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The shadowy world of sex trafficking on the shores of United States

WASHINGTON--“Are you Shandra? Yes, I am.”

With those few words, a young Indonesian with big dreams of a better life found herself catapulted into the murky underground world of sex slavery and violence.

But Shandra Woworuntu, then 25, was not trapped in a sordid brothel plying clients in some far-flung Asian tourist hotspot.

Instead the college graduate and young mother was whisked away from New York's busy John F. Kennedy airport with a gun to her head by an organized gang working in the heart of the world's economic superpower.

Nothing had prepared the slight, softly spoken, shy woman to become one of the thousands of men, women and children lured into the hidden world of sex trafficking and forced labor in the United States every year.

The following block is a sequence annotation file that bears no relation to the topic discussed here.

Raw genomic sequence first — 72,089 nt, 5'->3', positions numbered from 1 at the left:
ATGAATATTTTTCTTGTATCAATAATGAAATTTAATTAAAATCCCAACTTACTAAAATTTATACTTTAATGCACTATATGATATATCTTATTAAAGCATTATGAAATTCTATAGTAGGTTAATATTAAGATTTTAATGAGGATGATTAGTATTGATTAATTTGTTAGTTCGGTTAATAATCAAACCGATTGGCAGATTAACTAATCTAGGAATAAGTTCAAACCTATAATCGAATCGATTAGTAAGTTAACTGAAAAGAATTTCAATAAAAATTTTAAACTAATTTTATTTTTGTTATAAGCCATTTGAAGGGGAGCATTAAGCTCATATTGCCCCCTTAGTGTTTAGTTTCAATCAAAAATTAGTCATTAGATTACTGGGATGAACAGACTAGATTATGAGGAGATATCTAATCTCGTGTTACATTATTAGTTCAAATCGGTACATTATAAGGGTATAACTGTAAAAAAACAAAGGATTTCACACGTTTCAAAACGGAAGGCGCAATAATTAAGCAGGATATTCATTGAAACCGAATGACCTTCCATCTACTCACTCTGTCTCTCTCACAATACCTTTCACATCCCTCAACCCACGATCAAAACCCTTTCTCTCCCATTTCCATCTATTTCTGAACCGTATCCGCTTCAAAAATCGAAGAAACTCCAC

American Dream Gone Wrong

After losing her job as a financial analyst in a bank in the chaos unleashed by Asia's economic crisis, Shandra replied to a newspaper ad for temporary work in a hotel in Chicago.

In 2001, having passed a test, and armed with a visa from the US embassy, she left her young daughter, promising to return home soon.

“I was excited — I thought this was the American dream. I will earn some money and I will go back after six months,” she told AFP.

But on her very first night on U.S. soil, she was put to work in a New York brothel, before being passed from pimp to pimp — a Malaysian known as Johnnie Wong, a Taiwanese guy, a man who only spoke Cantonese, and even an American.

“They put a gun on my head, and I just think I have to save my life,” she said in somewhat broken English, her voice at times dropping to a whisper.

“Maybe I have been kidnapped, I didn't know exactly. What I need to do is life survival.”

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Shandra Woworuntu, human trafficking survivor and activist, speaks during an interview with AFP at Humanity United in Washington, D.C. on Tuesday, Jan. 28. Melysa Sperber, director ...

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